CONAN: Mm-hmm. And, well, both parties, I think, were looking for Iraq veterans and Afghanistan veterans to run in this past election cycle, and given the roles they gave them in the debate, those who were successful in the debate in the House of Representatives, you could see the attraction.

Lt. Col. COERR: Right, of course. And it's a volatile issue. It's an important sort of thing for our generation to think about. The Vietnam generation, of course - which is our parents - were very politically active, and perhaps this is one around which people are coalescing in my generation. But what is disturbing to me is that these people who went and are now speaking out against the war are taking on a really angry sort of tone, led by people like James Webb, who is, of course, a Marine Corps hero - to my generation at least.

CONAN: James Webb, the newly-elected Democratic senator from Virginia.

Lt. Col. COERR: Right, and he's one of our heroes and always has been, but he's so angry, and he's so anti-administration, and he's so anti-this-war that I think the good points those folks have sometimes gets lost in sort of the background noise.

CONAN: And where do you think the discussion - on what level do you think the discussion should be held?

Lt. Col. COERR: Well, I think the discussion needs to be: What is it that we as a country are all about? And a follow-on to that would be: What is it that our military is supposed to do?

All these people, of course, are volunteers. That seems obvious, but people kind of forget that in the sort of greater cacophony of the media, and all these people knew what they were getting into when they signed up. I myself do a lot of work down at the Marine Corps recruit depots right here in San Diego, and I see these young kids, fresh out of high school, getting ready to go. And the drill instructors are making no pretense about where these kids are all going.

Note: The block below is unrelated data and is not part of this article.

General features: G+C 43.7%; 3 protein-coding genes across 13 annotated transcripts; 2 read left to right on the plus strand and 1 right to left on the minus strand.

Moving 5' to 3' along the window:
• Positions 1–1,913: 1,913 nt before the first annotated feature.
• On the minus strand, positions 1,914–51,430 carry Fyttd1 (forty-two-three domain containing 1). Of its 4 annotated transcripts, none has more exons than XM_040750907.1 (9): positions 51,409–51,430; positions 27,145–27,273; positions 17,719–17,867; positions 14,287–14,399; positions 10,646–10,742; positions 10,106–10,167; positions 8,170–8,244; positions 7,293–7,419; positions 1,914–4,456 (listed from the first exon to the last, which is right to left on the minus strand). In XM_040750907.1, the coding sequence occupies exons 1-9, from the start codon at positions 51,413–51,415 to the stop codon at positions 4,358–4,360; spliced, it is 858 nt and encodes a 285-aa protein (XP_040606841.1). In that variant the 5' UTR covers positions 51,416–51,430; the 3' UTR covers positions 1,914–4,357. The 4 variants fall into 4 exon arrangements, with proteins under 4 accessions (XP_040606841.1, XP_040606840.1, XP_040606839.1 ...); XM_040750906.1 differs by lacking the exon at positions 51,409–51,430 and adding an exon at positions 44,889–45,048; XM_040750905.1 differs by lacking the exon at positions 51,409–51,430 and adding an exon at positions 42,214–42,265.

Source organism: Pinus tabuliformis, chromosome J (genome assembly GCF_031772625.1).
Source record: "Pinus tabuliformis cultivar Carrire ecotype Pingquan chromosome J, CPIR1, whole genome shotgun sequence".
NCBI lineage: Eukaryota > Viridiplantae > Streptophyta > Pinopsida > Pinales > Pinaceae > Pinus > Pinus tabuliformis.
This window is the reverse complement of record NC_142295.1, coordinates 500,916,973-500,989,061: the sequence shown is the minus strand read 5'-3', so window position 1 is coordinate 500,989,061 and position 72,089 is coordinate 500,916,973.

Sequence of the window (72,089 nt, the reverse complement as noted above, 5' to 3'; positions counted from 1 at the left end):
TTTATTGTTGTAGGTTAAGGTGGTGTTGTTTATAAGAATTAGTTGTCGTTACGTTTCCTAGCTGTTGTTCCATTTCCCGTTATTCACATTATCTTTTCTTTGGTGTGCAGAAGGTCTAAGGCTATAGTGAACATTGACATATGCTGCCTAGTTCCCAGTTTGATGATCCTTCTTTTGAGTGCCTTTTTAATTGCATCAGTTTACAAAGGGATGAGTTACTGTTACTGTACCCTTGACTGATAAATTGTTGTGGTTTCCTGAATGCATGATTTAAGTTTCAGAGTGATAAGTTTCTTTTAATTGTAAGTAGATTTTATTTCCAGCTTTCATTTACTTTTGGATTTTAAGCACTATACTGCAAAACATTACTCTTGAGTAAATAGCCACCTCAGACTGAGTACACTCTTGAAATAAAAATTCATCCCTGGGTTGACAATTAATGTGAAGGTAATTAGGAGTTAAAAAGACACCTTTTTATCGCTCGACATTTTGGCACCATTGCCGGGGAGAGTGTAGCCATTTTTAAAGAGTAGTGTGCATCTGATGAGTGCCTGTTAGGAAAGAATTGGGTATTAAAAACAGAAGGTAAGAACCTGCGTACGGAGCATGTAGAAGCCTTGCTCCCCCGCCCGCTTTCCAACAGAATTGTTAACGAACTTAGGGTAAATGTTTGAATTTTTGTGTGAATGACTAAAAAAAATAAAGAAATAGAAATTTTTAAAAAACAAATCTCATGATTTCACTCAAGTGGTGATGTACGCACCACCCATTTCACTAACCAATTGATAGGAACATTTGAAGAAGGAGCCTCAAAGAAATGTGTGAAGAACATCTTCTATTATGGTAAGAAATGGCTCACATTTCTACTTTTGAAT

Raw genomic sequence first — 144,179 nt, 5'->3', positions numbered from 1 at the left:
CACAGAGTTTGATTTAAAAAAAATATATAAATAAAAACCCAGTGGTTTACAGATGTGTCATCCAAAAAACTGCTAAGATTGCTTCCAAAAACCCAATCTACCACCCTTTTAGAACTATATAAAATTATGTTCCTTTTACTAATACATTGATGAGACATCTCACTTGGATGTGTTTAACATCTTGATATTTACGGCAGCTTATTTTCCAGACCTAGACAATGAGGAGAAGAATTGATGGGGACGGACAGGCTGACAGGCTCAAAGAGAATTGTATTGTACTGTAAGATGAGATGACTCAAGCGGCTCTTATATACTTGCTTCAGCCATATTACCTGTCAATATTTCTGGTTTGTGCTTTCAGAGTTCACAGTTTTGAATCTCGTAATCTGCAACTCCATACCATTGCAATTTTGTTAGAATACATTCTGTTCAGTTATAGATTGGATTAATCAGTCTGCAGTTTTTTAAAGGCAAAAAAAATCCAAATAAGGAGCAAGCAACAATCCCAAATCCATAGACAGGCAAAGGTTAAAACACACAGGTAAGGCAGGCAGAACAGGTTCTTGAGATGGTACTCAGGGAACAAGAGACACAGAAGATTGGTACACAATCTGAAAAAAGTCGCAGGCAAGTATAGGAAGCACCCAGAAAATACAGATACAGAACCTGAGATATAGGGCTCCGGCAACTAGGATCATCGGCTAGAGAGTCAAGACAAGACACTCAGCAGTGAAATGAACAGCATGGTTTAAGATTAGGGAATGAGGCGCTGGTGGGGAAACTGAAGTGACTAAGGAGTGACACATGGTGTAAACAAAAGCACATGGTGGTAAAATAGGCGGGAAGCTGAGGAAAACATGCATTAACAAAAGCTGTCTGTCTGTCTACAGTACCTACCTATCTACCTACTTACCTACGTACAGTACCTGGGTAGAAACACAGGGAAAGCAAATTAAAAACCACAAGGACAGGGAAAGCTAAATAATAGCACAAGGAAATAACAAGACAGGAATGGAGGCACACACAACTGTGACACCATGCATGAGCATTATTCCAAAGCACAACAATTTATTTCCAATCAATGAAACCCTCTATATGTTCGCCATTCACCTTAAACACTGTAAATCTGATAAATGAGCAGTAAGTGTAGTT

They understand it, and the fact that re-enlistment rates are above quota for the Army and the Marine Corps among people who are there in Iraq I think is instructive as to what these people really believe.

CONAN: And is it appropriate for veterans and veterans' organizations to participate in discussions about what the commander in chief is doing?

Lt. Col. COERR: Oh, absolutely. As all Americans, of course, they have the right of free speech, and they can speak as loudly as they want to. And more to the point, those folks particularly have earned that right. And I would defend their right to say whatever they want as long as they want to say it, as long as both sides are being heard.

I think that a political process, especially in the primary-type season like we're in now - although it seems awfully early, almost two years out - it is, in fact, a permanent campaign. And it seems to me that the primary season tends to be centrifugal, that people are sort of thrown to the extremes of their parties - whether left or right, and the middle - the sort of centrist, sensible, thoughtful middle - a lot of times isn't being heard.

CONAN: Where is the sensible, thoughtful middle in this debate?

Lt. Col. COERR: Well, the sensible middle is on talking about something like the troop surge. I myself agree with the surge. I agree with our campaign there, but I agree with it only as a prelude to those people withdrawing. And in that sort of last piece, I agree with the anti-war people part and parcel.